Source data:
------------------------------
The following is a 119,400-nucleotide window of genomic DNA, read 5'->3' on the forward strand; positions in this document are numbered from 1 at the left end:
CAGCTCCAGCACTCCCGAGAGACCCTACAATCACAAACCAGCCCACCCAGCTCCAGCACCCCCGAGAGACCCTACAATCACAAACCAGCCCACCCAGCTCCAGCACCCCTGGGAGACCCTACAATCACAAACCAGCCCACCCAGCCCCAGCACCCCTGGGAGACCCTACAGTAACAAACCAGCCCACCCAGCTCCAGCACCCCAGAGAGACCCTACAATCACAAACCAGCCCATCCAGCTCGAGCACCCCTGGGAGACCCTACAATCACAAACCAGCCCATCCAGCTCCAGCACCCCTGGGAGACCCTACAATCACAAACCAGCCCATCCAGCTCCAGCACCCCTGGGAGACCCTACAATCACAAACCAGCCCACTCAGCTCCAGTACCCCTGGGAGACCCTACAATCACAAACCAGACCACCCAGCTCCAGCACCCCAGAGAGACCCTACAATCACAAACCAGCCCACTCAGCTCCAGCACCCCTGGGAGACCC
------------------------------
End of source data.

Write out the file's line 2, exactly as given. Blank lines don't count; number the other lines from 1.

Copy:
CAGCTCCAGCACTCCCGAGAGACCCTACAATCACAAACCAGCCCACCCAGCTCCAGCACCCCCGAGAGACCCTACAATCACAAACCAGCCCACCCAGCTCCAGCACCCCTGGGAGACCCTACAATCACAAACCAGCCCACCCAGCCCCAGCACCCCTGGGAGACCCTACAGTAACAAACCAGCCCACCCAGCTCCAGCACCCCAGAGAGACCCTACAATCACAAACCAGCCCATCCAGCTCGAGCACCCCTGGGAGACCCTACAATCACAAACCAGCCCATCCAGCTCCAGCACCCCTGGGAGACCCTACAATCACAAACCAGCCCATCCAGCTCCAGCACCCCTGGGAGACCCTACAATCACAAACCAGCCCACTCAGCTCCAGTACCCCTGGGAGACCCTACAATCACAAACCAGACCACCCAGCTCCAGCACCCCAGAGAGACCCTACAATCACAAACCAGCCCACTCAGCTCCAGCACCCCTGGGAGACCC